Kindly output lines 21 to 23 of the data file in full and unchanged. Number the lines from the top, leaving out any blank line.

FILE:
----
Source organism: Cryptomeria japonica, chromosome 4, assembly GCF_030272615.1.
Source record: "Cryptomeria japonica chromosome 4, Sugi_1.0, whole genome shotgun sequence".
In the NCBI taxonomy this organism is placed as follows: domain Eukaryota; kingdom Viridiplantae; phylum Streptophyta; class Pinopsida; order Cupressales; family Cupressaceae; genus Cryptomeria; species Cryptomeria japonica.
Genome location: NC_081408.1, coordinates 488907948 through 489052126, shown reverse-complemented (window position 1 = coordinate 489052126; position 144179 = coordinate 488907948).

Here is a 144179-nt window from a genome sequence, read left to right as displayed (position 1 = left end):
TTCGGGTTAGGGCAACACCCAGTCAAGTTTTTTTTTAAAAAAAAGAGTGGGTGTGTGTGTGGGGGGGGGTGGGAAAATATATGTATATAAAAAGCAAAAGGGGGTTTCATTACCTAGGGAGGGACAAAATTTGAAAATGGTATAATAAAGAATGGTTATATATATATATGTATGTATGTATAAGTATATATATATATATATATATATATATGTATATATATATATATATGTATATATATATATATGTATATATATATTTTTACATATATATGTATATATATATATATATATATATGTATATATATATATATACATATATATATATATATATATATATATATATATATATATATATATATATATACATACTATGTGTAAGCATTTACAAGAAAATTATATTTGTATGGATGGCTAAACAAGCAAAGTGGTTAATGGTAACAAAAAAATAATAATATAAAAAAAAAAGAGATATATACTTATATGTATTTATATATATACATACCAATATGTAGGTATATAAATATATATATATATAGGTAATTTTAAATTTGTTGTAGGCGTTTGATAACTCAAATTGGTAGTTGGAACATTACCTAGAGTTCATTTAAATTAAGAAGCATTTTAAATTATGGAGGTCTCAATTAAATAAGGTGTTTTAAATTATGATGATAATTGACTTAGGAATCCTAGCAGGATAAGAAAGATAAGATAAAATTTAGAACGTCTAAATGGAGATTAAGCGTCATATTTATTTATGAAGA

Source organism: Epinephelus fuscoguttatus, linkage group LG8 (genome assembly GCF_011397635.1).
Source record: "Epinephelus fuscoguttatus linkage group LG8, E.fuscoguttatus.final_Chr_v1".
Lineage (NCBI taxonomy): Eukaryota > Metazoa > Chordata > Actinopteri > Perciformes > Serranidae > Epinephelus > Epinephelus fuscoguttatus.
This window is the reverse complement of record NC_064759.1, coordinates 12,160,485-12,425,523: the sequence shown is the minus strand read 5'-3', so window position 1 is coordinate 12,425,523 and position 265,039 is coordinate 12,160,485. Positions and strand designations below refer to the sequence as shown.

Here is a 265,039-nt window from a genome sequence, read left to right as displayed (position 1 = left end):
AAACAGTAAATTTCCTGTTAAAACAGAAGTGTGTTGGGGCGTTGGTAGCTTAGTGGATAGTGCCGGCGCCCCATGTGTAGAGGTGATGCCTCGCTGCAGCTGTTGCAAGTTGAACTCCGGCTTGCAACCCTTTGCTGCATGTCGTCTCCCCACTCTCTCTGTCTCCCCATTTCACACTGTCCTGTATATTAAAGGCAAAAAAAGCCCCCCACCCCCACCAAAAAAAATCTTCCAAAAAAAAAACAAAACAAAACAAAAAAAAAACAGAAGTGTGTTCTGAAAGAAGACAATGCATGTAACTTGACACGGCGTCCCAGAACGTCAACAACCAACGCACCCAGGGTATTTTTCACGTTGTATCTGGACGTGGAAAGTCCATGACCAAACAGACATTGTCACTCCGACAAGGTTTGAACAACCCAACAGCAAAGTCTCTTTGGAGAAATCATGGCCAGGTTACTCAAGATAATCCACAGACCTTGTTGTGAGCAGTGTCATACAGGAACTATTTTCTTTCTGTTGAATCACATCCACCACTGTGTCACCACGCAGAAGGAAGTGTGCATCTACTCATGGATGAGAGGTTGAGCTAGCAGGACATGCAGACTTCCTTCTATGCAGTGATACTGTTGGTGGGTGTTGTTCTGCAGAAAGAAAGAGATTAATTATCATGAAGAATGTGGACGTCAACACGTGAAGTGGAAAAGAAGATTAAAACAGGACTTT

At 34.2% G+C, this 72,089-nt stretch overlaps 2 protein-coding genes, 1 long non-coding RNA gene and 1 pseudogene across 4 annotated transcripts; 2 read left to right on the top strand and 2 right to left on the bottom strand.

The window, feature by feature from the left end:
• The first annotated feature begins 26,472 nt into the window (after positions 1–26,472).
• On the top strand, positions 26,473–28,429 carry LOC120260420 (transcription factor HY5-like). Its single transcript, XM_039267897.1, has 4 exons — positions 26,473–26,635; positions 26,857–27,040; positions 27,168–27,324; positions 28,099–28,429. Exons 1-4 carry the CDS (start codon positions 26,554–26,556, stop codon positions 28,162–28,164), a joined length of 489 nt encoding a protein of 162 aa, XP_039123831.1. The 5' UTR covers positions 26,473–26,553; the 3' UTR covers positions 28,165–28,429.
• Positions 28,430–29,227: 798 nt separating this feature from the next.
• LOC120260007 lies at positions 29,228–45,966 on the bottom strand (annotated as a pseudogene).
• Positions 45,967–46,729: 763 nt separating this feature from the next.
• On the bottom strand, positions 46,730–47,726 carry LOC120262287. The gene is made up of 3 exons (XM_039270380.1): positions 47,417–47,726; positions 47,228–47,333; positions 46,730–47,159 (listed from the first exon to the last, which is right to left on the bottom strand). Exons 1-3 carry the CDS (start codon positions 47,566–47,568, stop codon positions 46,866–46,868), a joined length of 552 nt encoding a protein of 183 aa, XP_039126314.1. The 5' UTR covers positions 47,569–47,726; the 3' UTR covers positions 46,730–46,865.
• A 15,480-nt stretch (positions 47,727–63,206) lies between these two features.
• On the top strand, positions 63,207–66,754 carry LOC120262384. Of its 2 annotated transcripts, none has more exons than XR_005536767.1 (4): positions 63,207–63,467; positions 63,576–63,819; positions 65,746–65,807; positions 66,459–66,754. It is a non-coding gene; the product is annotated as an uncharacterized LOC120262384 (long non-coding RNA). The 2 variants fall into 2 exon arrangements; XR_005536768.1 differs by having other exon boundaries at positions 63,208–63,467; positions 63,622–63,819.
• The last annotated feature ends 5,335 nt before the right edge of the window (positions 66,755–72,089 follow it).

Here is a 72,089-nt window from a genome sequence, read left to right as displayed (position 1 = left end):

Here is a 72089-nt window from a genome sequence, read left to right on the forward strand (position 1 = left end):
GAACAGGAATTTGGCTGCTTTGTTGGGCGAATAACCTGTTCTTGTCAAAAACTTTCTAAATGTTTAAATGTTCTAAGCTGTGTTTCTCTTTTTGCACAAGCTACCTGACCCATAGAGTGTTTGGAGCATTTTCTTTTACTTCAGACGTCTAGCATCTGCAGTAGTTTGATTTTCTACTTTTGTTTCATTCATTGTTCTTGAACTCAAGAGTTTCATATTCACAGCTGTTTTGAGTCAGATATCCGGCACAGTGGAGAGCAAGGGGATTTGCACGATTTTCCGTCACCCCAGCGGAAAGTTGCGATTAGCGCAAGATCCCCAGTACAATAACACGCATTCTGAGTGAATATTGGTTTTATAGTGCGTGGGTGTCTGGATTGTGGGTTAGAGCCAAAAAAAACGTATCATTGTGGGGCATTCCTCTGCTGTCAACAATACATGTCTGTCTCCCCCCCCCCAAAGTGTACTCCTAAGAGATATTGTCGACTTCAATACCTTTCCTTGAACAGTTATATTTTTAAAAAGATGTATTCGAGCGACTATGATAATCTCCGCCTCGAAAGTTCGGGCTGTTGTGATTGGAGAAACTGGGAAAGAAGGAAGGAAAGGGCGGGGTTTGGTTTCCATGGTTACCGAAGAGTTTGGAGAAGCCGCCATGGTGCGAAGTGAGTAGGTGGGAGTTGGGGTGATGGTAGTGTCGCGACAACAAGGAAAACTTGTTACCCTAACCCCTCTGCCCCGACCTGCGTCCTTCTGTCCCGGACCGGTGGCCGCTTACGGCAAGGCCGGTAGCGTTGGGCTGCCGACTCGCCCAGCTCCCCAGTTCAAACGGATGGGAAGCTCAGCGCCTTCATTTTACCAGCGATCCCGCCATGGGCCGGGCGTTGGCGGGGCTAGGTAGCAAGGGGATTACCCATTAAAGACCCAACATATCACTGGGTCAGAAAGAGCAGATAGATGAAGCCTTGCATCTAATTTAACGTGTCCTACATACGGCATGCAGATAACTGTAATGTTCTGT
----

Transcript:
• A 15,480-nt stretch (positions 47,727–63,206) lies between these two features.
• On the top strand, positions 63,207–66,754 carry LOC120262384. Of its 2 annotated transcripts, none has more exons than XR_005536767.1 (4): positions 63,207–63,467; positions 63,576–63,819; positions 65,746–65,807; positions 66,459–66,754. It is a non-coding gene; the product is annotated as an uncharacterized LOC120262384 (long non-coding RNA). The 2 variants fall into 2 exon arrangements; XR_005536768.1 differs by having other exon boundaries at positions 63,208–63,467; positions 63,622–63,819.
• The last annotated feature ends 5,335 nt before the right edge of the window (positions 66,755–72,089 follow it).